When You Look Back, Will The Size of Your Jeans Really Matter?

Ok, here's the deal: I am doing my very best to help women everywhere begin to appreciate their bodies and to stop obsessing about food. I think these worries diminish women and keep us focused on how we're viewed by others rather than what we can achieve. I think it keeps us second class citizens and prevents us from being as powerful as we could be, collectively, as a gender.

But I know it's hard to begin accepting your body. You've always been taught that it's not ok to do so. However, if you're at a place where you feel ready to start this process but are having trouble making it stick, let me see if a slight shift in perspective can help.

Ask yourself: When I'm 80, when I'm at the very end of my life, what is it that I want to look back on?

Is it something like this?

I've spent hundreds and hundreds of hours of my life focusing on my weight. I spent part of almost every day, starting at about age 15, right up until a few years ago, disliking my body. After I had kids I never, ever wore a bathing suit in public, so I missed out on swimming when we went on those family vacations to Hawaii and Florida. I was just too embarrassed about the way my stomach looked, so I pretended I wasn't interested in going in the water. I also felt so bad about myself that I often didn't let my husband see me naked, or even touch me, which is a shame, because I know he loved me and he's been gone nearly two decades now. I didn't want my daughters to struggle like I did, so I always stressed to them the importance of eating right and staying trim, but it seems to have backfired, because they both seem very unhappy with their own appearance. I almost never allowed myself to spend money on clothes, especially not fashionable ones, because I felt I didn't deserve to wear anything nice. I must have spent thousands of dollars on diets and diet products, though. What a waste.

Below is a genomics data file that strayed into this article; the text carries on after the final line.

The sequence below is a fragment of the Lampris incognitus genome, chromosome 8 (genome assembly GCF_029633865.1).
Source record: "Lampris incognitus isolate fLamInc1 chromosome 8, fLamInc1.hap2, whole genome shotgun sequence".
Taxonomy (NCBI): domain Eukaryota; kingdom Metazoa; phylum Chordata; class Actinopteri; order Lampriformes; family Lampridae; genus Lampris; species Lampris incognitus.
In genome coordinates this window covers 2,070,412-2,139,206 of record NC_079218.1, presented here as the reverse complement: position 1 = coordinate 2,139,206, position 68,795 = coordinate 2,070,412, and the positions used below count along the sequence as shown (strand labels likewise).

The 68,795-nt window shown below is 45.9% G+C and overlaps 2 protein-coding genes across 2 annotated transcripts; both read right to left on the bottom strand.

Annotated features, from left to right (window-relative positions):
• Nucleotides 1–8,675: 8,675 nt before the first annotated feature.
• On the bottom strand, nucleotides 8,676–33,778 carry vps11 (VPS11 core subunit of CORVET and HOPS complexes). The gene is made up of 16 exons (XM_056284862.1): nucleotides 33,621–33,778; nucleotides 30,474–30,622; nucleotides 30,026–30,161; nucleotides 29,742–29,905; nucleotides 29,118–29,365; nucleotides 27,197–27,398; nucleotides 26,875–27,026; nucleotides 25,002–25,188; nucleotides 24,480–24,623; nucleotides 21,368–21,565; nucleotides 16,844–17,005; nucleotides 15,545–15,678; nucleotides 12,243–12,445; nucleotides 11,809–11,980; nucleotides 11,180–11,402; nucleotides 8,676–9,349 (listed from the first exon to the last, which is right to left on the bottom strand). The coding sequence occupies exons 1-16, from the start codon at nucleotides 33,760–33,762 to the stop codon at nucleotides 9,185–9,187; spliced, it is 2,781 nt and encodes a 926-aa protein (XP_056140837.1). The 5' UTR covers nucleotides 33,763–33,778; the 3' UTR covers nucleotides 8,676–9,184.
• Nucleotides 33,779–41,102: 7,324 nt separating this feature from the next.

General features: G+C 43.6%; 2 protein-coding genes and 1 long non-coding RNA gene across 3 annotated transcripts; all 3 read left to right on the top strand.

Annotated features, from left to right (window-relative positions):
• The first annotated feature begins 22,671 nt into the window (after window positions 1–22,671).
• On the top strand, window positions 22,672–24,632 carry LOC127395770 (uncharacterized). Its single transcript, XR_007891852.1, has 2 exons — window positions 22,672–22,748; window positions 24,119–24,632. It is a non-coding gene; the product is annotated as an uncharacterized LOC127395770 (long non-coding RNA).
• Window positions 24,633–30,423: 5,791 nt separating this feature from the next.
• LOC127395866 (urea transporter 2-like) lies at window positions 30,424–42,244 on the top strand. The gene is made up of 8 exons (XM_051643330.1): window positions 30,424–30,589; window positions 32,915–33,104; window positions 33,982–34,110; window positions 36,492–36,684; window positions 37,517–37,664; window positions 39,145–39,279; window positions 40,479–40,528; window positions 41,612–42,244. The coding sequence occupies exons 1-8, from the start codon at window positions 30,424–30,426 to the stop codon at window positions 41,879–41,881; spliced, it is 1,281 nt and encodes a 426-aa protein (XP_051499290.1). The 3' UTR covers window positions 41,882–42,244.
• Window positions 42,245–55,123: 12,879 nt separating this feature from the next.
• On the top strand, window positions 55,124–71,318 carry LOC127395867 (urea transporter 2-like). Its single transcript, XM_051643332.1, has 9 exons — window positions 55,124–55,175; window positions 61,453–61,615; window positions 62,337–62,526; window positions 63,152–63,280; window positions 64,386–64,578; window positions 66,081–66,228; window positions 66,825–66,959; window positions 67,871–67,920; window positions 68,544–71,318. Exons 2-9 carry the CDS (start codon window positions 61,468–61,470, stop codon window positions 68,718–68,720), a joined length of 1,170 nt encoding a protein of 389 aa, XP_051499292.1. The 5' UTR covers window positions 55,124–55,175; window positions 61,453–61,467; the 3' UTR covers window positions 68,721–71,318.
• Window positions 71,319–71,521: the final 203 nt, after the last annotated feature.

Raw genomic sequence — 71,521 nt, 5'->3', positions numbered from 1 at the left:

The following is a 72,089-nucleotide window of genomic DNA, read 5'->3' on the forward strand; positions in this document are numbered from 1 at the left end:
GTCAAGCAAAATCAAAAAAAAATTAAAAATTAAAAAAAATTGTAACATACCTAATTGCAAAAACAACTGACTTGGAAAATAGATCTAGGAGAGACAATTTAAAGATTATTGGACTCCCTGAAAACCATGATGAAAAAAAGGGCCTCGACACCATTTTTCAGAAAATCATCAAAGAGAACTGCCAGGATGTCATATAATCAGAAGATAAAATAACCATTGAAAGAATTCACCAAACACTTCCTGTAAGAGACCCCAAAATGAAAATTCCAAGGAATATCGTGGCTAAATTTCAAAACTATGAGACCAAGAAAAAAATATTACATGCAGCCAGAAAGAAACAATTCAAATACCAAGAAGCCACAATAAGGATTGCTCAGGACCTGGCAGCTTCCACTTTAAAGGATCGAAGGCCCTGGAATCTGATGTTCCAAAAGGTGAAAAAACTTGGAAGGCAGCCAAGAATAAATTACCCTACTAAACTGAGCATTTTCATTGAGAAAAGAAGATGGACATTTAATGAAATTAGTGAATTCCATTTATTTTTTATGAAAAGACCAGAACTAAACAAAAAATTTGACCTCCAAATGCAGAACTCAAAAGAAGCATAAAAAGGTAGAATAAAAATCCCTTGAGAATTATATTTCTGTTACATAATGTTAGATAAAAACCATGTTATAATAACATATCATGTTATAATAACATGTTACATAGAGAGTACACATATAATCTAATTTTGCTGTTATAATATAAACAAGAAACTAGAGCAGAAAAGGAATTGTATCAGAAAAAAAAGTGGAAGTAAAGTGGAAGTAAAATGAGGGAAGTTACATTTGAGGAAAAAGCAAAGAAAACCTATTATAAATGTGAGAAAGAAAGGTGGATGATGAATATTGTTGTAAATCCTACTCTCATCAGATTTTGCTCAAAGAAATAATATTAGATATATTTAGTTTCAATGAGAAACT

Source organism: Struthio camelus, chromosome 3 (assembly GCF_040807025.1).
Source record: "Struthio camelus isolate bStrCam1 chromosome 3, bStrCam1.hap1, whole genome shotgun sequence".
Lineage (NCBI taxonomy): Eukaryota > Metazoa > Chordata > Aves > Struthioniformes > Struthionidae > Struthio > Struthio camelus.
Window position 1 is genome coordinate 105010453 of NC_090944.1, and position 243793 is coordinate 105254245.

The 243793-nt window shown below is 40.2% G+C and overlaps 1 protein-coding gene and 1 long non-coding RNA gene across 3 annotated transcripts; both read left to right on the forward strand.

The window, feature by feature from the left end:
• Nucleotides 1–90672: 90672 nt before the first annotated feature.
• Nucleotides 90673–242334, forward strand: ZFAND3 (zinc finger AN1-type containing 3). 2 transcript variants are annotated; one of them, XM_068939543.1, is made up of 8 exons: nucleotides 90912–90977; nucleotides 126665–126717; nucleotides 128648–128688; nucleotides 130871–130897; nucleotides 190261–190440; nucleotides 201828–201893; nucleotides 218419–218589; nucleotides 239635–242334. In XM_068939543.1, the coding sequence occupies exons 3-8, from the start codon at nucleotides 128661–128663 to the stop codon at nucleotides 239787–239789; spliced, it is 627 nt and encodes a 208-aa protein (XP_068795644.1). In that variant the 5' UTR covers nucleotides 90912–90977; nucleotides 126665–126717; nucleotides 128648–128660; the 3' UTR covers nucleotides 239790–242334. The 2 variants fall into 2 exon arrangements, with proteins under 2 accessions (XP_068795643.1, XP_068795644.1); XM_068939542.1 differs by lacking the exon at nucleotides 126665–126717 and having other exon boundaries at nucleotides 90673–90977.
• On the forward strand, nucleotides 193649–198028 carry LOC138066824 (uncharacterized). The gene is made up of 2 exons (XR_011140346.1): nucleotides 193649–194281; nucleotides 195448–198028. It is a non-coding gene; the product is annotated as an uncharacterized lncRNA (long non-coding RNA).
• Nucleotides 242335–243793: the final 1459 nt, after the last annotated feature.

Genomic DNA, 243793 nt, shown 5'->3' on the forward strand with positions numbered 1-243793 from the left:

Or would you prefer this?

I'm so grateful for the life I've lived. I danced, I traveled, I hugged my kids, I read books, I became CEO of a business. I am so thankful I let go of my worries about my body, because it was standing in the way of me living the life I was meant to live. My sagging boobs, my flabby butt, the extra weight I carried around, none of it made me less of a deserving or worthy person. I have so enjoyed focusing on things I'm passionate about, and spending time, fully present (instead of being preoccupied worrying about how others saw me) with those I love. I've had a great life. I'm grateful for every moment of it.

Please, stop and think about what you want to look back on. Do you want to let years of your life go down the drain, skipping fun activities and spending money on fad diets because of worries over your cellulite? Do you want to keep setting a negative, body-focused example for your younger family members? Do you really want to spend another day hating yourself?

There's nothing wrong with wanting to feel and look good. Wanting to be stronger, wanting to wear beautiful clothing, wanting to have your hair done or your eyebrows waxed, all of that is great, as long as you're doing it for you because it feels deeply delicious. Obsessing about your body and your looks does not feel that way. At all.

Remember, you get to decide what you want to think about yourself and how you want to treat your body. What will you choose?

If you are ready to start feeling more present with and positive toward your body, check out the free 28 Day Body Positivity Challenge on my website.